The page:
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best matches in the valley. But he's not so blind either,” she added, as a thought of her own part in the scheme occurred to her, he knows that a pretty face isn't bread and meat, and that love and poverty don't thrive well together.'

An audible snore was all the answer to this harangue. Old Mässinger's schoppen had proved overpowering, and his sleepy, nodding head could no longer make the effort to keep awake. It was a great fault in him, this love of drink, but he was a kind, amiable old man, and I am inclined to pity him rather than to blame him.

When Fräulein Nesta appeared with the fugitive on the following day, the annoyance and irritation had subsided, and Frau Mässinger's tone was even more amiable than usual. It is a curious fact, that those who are most querulous and noisy on small occasions, are generally those who are most placable and gentle when circumstances occur which might really call for their just wrath. Nesta herself had had some doubts

as to the aspect in which the delinquency would be regarded, and it was a relief to her when Frau Mässinger heartily agreed with her proposition, that Rosa, after due apologies for her behaviour, should exchange her service at the Mill for that at the Villa.

And so Rosa was installed in her new office.

It was like a haven of peace to the poor girl, after all she had endured; no more harsh words to make her revengeful and bitter against all the world, no more drudgery to weary her out both in body and mind, no more scoldings and grumblings to make her shrink within herself. There are some natures constituted to do battle for themselves, and to fight for their own rights, natures self-sustained and powerful, needing no prop and no help from others. But Rosa's sensitive little heart beat at every word of kindness. It was ready to open and to cling to those about her, just as it had opened and clung to Heinrich in those first few months. Her affections having once

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coiled themselves round another were tenacious in their hold, and the object round which they had twined seemed inalienable from them. . Colder and stronger minds may perhaps scarcely conceive this. When she thought of Heinrich, it was with no feeling of rancour; her own heart was so true to him that she believed his true also. And though he never wrote to her, and days and weeks and months passed without bringing any tidings of him, she still sacredly preserved the amulet he had given her—that bright lock of auburn hair, and still felt satisfied that the fault, if fault there was, did not rest with him. :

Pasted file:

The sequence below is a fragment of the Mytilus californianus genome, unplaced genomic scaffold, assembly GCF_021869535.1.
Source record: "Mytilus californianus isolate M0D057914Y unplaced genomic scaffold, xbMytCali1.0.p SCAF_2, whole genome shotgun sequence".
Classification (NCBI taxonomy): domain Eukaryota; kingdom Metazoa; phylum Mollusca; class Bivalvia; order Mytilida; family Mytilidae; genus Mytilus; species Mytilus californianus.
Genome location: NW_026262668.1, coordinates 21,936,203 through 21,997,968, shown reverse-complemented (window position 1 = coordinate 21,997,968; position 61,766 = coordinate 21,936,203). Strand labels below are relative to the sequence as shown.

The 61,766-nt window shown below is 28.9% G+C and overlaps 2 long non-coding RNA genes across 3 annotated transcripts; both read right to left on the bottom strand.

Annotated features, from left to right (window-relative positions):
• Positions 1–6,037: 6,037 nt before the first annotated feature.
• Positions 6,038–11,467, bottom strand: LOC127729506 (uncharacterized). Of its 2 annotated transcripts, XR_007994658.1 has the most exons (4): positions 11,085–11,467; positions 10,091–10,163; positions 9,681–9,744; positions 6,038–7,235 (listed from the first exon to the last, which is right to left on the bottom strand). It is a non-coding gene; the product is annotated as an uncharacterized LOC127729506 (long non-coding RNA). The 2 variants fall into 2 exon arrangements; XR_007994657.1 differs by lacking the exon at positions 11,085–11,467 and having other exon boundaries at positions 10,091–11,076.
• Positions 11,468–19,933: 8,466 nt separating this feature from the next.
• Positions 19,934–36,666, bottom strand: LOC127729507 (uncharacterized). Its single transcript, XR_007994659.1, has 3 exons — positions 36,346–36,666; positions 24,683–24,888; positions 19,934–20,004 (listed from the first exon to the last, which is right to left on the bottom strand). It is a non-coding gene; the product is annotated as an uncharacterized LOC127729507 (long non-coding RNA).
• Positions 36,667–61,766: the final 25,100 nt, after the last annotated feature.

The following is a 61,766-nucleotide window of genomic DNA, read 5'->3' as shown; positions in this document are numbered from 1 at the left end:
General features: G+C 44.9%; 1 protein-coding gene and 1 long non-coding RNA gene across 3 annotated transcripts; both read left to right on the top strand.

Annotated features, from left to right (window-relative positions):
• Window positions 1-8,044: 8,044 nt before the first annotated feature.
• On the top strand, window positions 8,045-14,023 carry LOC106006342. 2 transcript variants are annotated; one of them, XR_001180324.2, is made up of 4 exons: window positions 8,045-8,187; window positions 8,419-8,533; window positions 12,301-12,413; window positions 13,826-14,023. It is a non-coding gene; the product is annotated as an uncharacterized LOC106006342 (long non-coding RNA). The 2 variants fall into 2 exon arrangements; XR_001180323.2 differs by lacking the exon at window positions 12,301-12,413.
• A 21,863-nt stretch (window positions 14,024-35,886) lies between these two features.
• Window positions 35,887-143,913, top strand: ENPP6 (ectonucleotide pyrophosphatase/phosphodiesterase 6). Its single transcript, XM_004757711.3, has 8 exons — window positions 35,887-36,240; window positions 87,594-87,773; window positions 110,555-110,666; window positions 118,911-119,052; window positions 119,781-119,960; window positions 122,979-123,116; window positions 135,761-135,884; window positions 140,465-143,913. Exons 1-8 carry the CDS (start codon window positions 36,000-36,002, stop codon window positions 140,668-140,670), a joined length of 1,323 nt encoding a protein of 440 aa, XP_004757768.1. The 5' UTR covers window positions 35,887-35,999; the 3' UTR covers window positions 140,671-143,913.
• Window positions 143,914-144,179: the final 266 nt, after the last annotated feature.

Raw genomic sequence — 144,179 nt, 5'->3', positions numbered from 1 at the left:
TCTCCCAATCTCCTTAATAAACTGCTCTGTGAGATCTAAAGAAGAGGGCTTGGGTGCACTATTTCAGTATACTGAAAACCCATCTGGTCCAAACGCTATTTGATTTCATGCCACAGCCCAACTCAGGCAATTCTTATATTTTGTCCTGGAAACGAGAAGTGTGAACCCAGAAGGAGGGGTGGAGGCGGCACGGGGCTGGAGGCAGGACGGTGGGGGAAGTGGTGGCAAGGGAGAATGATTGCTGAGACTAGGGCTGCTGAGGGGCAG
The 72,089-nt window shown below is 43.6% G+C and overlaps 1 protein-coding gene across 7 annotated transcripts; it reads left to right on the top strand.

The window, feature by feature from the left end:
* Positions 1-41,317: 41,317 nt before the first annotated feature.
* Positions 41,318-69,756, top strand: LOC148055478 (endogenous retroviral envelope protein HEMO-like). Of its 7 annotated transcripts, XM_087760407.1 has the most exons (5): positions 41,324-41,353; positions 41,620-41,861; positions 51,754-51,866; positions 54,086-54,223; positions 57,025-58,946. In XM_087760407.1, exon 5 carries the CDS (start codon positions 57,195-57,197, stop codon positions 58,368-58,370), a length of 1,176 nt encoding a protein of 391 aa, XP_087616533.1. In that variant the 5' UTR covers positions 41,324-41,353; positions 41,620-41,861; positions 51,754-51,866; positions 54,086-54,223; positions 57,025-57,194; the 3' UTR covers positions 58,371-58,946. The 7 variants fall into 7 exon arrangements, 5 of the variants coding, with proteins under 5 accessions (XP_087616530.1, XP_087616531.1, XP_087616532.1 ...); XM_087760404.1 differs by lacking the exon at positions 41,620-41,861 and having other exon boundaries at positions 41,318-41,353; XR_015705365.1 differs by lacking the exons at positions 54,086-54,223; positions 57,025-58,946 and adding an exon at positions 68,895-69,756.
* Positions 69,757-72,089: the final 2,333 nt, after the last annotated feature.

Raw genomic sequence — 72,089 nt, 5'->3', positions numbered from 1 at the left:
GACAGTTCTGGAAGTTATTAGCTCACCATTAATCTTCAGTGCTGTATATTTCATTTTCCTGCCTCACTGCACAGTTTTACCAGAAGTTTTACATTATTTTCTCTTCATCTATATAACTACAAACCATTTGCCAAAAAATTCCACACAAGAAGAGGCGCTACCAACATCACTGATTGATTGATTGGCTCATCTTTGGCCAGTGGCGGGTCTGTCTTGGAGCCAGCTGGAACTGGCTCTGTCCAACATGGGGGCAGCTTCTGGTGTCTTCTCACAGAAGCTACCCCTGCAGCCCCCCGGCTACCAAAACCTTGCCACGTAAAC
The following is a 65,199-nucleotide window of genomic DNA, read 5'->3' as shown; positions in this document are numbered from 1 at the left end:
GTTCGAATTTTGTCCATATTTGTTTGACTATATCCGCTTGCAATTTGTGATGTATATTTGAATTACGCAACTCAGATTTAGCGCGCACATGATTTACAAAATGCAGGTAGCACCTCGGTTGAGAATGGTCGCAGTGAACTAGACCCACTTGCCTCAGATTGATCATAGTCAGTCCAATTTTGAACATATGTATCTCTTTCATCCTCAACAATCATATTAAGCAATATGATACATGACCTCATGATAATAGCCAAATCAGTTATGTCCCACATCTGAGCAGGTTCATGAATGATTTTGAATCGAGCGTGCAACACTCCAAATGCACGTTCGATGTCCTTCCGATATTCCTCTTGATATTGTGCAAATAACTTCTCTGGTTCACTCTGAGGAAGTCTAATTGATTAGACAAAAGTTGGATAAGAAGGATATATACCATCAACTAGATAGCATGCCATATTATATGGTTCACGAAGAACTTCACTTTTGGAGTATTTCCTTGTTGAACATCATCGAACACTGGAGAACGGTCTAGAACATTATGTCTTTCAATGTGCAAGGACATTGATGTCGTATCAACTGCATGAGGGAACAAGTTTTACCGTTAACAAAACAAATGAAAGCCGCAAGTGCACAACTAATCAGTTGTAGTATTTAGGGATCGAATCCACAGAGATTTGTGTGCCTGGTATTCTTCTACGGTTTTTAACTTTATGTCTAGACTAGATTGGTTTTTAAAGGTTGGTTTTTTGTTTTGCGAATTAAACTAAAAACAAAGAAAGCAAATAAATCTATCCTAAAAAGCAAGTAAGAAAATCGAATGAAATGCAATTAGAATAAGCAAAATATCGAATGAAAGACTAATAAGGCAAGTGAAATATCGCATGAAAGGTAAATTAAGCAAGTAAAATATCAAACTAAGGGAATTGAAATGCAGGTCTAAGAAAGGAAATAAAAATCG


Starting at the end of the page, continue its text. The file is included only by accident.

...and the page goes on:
Meanwhile she responded to the improvement of her present life. Babette’s dismissal obtained for her the coveted position of children's maid, and the young ones soon grew very fond of her and liked to be with her. Dick's warfare with Babette had ceased when he went to school. And now that knickerbockers had been exchanged for trousers, and Dick felt himself promoted accordingly to a position of greater importance, the love of mischief which had distinguished him before was completely kept under control. When he was at home for the holidays, he assumed the post of Gerty's champion, and this was in itself a safeguard to him, and did more towards the development of noble feelings than all Babette's orations had done.

Nesta had no reason to repent her act of mercy. Rosa was not, it is true, very expert in her new calling, but she was apt to learn, and she had recommendations more valuable than correct hair dressing and finished mantua making. Before long, she had grown to look so happy and so improved in her new position, that Nesta was inclined to think that all remembrance of the old love had gone; she never spoke of Heinrich, and there were no visible traces that she thought of him. But far back in her heart, the little fountain of love was welling up as brightly as ever, helping to give gladness to her life, and happiness to all she did. Mingling with

every thought, whether grave or gay, was the one idea of Heinrich. He would come back again ; she had an undefined idea of meeting him, of loving and being loved-a certainty in his affection for her, a trust in his fidelity. The little well of love within kept her heart fresh and almost gay; it gushed forth to all around her, but its spring was Heinrich.

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